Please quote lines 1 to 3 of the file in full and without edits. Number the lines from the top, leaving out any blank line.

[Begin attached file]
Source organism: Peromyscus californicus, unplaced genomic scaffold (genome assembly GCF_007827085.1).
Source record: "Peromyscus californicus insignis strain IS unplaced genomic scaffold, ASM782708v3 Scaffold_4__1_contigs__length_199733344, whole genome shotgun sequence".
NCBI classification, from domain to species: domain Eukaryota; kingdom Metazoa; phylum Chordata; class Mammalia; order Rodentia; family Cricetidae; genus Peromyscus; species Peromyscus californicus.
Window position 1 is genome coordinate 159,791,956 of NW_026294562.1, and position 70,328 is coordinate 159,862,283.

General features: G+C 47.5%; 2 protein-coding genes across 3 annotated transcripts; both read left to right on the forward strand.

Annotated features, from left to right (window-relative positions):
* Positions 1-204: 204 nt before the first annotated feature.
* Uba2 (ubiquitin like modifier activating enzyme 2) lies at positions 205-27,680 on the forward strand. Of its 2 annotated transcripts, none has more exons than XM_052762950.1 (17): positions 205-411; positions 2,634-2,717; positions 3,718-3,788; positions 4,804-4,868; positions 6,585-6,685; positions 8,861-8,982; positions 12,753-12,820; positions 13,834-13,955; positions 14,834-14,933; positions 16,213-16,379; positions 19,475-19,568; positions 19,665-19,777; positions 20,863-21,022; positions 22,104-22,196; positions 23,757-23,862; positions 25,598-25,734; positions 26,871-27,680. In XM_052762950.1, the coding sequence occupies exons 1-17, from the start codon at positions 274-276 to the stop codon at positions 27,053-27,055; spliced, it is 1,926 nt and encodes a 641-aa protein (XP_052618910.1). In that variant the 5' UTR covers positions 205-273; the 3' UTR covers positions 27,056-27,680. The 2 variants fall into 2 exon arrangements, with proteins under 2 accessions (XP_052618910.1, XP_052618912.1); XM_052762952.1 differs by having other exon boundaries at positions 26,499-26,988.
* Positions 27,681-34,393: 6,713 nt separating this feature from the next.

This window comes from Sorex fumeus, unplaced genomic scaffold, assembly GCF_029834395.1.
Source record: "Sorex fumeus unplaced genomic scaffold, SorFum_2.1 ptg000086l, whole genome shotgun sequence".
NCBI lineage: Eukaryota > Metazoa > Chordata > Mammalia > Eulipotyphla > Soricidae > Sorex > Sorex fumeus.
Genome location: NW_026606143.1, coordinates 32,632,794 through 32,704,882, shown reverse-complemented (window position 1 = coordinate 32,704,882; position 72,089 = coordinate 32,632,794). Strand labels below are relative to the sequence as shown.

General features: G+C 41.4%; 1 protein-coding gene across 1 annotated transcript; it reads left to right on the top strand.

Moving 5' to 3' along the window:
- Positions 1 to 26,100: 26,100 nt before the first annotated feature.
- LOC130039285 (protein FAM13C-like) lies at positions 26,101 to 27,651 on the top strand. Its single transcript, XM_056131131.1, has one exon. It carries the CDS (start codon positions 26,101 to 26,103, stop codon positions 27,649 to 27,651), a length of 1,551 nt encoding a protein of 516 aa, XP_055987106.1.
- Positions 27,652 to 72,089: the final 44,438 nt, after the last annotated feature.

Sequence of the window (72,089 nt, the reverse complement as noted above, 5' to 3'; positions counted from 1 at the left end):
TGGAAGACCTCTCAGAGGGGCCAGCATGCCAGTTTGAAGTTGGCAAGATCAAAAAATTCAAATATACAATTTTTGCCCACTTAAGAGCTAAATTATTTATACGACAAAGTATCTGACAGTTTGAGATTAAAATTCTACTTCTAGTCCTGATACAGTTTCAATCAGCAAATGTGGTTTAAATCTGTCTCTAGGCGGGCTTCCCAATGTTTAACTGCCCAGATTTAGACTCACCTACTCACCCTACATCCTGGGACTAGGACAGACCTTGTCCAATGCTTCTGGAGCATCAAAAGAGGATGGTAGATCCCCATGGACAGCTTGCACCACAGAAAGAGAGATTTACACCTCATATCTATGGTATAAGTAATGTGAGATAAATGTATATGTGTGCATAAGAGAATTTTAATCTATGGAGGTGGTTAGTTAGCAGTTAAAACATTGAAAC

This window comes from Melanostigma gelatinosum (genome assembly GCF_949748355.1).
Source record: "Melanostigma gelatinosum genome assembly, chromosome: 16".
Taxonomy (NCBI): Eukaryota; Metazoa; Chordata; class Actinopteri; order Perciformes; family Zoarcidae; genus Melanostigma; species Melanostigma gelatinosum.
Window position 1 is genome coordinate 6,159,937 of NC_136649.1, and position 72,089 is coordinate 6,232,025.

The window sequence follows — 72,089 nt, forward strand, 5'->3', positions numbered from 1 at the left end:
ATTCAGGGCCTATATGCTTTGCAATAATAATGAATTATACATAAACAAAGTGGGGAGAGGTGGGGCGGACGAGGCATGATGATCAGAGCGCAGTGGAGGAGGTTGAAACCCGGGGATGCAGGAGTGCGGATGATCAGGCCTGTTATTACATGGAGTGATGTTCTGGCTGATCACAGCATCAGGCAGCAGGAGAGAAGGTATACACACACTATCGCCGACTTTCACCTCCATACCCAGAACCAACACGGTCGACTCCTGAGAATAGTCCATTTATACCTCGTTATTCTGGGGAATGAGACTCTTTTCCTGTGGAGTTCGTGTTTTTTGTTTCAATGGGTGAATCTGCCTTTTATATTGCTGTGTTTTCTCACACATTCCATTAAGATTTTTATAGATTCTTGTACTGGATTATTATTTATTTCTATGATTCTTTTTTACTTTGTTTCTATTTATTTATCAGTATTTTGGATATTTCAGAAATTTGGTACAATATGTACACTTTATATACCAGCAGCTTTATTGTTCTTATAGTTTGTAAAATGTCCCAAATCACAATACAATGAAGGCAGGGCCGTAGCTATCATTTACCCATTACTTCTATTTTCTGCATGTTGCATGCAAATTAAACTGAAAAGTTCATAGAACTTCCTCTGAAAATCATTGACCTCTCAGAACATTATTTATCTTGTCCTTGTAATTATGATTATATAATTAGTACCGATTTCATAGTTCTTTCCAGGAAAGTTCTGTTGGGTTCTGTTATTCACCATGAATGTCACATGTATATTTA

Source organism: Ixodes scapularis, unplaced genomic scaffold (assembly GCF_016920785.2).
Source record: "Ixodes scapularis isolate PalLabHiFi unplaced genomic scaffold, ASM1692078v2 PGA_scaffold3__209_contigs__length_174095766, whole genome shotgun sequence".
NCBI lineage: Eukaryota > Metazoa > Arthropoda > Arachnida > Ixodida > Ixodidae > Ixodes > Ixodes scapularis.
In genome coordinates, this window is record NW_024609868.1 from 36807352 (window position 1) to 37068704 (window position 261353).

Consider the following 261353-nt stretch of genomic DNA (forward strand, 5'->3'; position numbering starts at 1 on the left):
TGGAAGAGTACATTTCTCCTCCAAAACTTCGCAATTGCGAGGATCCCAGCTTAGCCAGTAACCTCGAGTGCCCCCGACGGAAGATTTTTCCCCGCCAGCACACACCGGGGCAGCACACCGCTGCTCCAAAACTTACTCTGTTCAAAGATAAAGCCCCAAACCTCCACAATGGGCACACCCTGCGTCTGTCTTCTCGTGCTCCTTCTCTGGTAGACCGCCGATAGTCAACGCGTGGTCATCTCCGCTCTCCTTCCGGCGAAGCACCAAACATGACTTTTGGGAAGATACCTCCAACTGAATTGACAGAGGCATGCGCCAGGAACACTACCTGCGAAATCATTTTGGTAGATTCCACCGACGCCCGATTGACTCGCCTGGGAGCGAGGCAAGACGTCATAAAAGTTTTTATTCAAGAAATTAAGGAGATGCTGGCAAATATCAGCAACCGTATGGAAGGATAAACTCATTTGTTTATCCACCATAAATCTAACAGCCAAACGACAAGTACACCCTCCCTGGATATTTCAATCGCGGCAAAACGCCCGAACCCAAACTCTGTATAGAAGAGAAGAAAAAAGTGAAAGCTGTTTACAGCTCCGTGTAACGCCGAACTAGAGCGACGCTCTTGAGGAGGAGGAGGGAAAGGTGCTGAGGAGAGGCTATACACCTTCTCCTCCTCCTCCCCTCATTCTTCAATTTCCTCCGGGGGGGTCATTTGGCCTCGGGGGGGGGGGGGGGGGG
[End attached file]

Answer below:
Source organism: Peromyscus californicus, unplaced genomic scaffold (genome assembly GCF_007827085.1).
Source record: "Peromyscus californicus insignis strain IS unplaced genomic scaffold, ASM782708v3 Scaffold_4__1_contigs__length_199733344, whole genome shotgun sequence".
NCBI classification, from domain to species: domain Eukaryota; kingdom Metazoa; phylum Chordata; class Mammalia; order Rodentia; family Cricetidae; genus Peromyscus; species Peromyscus californicus.